The short list of landing sites for the first 10 lunar exploration
missions should include:
Following is a description of the 10 prime sites chosen by the Group for
Lunar Exploration Planning. The sites were selected in order of their
preferred execution on one "G," four "H," and five
- two types of mare material, "older" or eastern and
"younger" or western;
- regional stratigraphic units, such as blanket (ejecta) deposits
around mare basins;
- various types and sizes of impact craters in the maria and in the
- morphological manifestations of volcanism in the maria and in the
- areas that may give clues to the nature and extent of processes
other than impact and volcanism, which may have acted on the lunar
The Group for Lunar Exploration Planning recommended this list of sites
after considering the expected evolution in capability as well as the
constraints imposed by operations. Those selected for "J"
missions, for example, were picked on account of the additional time on
the surface that would be available and the increased mobility that
would be provided by a powered vehicle. Tycho, accessible only in the
early part of the year because of operational limitations, was switched
from the third to the second "J" mission for that reason,
although it was better than the Marius Hills site for exploration on
- (1) Landing Site 2 ("older" or eastern mare).
- This site is entirely within relatively old mare (Imbrian) material.
It includes many large subdued craters 200 to 600 meters in diameter but
comparatively few in the size range 50-200 meters, a distribution common
to many apparently old surfaces. Determination of the age and nature of
this Imbrian mare material was a primary object of landing at this site.
- (2) Landing Site 5 ("younger" or western mare).
- Landing Site 5 is located within relatively young (Eratosthenian)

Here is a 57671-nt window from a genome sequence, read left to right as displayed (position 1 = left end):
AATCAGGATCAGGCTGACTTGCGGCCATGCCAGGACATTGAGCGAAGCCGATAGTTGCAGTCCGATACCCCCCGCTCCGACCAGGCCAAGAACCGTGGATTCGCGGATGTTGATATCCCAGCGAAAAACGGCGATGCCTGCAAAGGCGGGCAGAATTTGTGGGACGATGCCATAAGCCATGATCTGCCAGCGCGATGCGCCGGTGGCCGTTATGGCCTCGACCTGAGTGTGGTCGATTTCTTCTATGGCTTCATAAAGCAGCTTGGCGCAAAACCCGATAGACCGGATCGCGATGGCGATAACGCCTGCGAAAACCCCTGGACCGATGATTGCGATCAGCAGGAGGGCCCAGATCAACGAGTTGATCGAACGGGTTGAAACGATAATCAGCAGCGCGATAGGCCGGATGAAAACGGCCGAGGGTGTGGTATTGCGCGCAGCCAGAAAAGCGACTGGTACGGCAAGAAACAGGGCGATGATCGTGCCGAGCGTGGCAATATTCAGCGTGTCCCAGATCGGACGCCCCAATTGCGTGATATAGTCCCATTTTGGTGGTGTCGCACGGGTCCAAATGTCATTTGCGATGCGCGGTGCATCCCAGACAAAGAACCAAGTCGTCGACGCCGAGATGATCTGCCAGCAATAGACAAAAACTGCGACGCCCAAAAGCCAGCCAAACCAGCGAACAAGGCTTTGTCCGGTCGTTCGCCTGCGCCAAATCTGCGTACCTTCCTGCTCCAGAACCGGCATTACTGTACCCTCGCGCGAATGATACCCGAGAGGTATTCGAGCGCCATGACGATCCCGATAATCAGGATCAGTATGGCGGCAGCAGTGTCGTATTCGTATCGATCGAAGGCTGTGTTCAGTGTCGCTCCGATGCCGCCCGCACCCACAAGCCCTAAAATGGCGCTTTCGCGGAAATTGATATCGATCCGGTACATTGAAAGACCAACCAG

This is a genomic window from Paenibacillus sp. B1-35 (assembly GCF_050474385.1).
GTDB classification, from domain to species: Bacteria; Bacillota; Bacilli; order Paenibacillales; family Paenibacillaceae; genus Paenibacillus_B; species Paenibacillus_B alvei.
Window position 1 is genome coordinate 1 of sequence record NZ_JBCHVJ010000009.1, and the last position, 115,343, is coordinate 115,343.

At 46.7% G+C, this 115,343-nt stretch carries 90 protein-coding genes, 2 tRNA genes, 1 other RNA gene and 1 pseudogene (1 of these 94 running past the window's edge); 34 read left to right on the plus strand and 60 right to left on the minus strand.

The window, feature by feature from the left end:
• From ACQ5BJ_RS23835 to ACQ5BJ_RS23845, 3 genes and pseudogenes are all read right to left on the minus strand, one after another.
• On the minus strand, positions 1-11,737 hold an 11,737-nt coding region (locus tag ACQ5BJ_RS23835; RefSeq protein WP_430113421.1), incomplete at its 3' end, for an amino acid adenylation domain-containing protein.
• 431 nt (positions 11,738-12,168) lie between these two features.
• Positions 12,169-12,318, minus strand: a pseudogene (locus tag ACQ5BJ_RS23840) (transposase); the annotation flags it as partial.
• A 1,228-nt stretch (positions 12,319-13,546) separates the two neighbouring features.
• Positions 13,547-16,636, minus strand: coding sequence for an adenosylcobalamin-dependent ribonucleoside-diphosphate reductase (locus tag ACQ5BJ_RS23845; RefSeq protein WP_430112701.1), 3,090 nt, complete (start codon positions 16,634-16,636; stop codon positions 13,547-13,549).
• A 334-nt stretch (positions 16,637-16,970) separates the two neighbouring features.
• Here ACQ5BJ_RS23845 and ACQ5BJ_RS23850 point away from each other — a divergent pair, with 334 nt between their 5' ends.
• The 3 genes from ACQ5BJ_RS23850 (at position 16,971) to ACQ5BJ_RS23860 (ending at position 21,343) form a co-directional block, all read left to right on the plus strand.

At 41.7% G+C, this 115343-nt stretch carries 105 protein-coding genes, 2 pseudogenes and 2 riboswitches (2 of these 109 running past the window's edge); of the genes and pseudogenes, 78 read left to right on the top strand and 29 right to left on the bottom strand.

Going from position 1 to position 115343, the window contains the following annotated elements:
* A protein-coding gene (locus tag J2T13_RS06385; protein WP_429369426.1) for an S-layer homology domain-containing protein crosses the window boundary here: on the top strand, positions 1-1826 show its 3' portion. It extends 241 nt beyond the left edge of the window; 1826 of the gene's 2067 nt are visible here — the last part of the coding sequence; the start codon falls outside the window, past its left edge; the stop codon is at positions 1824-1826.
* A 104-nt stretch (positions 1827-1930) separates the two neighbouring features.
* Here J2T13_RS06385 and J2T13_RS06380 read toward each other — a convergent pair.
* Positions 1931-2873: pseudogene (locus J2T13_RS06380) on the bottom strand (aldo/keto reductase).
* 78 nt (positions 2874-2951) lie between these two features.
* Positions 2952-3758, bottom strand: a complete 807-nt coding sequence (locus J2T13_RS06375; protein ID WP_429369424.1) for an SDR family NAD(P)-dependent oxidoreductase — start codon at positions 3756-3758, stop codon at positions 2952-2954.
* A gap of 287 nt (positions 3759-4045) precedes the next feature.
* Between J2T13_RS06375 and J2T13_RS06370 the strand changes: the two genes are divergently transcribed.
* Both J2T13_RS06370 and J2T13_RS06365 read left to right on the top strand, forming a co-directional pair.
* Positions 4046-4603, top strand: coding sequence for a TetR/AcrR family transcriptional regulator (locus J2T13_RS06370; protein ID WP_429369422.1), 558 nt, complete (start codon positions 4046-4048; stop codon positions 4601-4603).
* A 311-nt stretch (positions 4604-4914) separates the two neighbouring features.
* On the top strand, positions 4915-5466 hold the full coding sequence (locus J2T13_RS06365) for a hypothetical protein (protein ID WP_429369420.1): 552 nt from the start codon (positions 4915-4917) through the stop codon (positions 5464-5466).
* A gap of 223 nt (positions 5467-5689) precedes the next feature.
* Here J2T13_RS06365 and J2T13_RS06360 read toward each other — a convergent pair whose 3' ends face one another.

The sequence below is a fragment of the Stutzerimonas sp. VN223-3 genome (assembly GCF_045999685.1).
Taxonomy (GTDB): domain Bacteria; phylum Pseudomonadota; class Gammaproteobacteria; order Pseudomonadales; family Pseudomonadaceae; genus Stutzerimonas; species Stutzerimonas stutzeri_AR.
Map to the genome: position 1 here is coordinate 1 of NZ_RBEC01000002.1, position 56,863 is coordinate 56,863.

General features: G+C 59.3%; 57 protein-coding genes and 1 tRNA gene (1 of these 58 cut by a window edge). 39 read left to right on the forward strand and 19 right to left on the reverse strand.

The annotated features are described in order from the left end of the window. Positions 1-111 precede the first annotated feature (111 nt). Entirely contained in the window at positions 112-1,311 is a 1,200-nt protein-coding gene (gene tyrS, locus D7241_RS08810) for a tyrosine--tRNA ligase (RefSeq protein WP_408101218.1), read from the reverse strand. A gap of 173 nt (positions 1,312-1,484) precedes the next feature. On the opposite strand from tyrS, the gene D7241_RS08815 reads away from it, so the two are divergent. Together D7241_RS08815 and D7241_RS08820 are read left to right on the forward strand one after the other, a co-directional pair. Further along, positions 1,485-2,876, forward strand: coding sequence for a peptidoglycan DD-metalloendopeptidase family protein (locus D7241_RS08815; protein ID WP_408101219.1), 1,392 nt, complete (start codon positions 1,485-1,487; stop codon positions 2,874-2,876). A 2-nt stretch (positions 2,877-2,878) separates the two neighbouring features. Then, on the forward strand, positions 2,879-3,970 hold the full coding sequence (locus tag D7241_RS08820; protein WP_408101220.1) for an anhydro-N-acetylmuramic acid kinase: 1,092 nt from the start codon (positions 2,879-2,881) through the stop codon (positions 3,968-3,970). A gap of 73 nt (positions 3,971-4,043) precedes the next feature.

mare material and displays many craters 50 to 200 meters in diameter and
relatively fewer of the larger (200-600 meter) craters. It is surrounded
by well developed rays from Kepler, making it likely that it contains
material derived from considerable depth. The chief goal of a landing at
Site 5 was to determine the age and composition of Eratosthenian mare
- (3) Fra Mauro Formation.
- This extensive geologic unit covers large portions of the surface
around Mare Imbrium and is thought to be material ejected when Imbrium
was formed. Samples from the Fra Mauro Formation would help to
understand its nature, composition, and formation and its relation to
the "Imbrian event."
- (4) Rima Bode II.
- Rima Bode II, a single linear rille running close to a fresh,
elongate crater and a crater chain, was of interest because both the
rille and the crater were possible sources of several dark geologic
units most probably of volcanic origin. The site was selected as an
example of a region where material of deep-seated origin was expected.
An alternative site was Hyginus Rille, similar in characteristics but
apparently less fresh. Another site, Littrow, would meet part of the
objectives of a mission to Rima Bode H.
- (5) Censorinus
- Censorinus is a 3.8-km crater located within and near the edge of a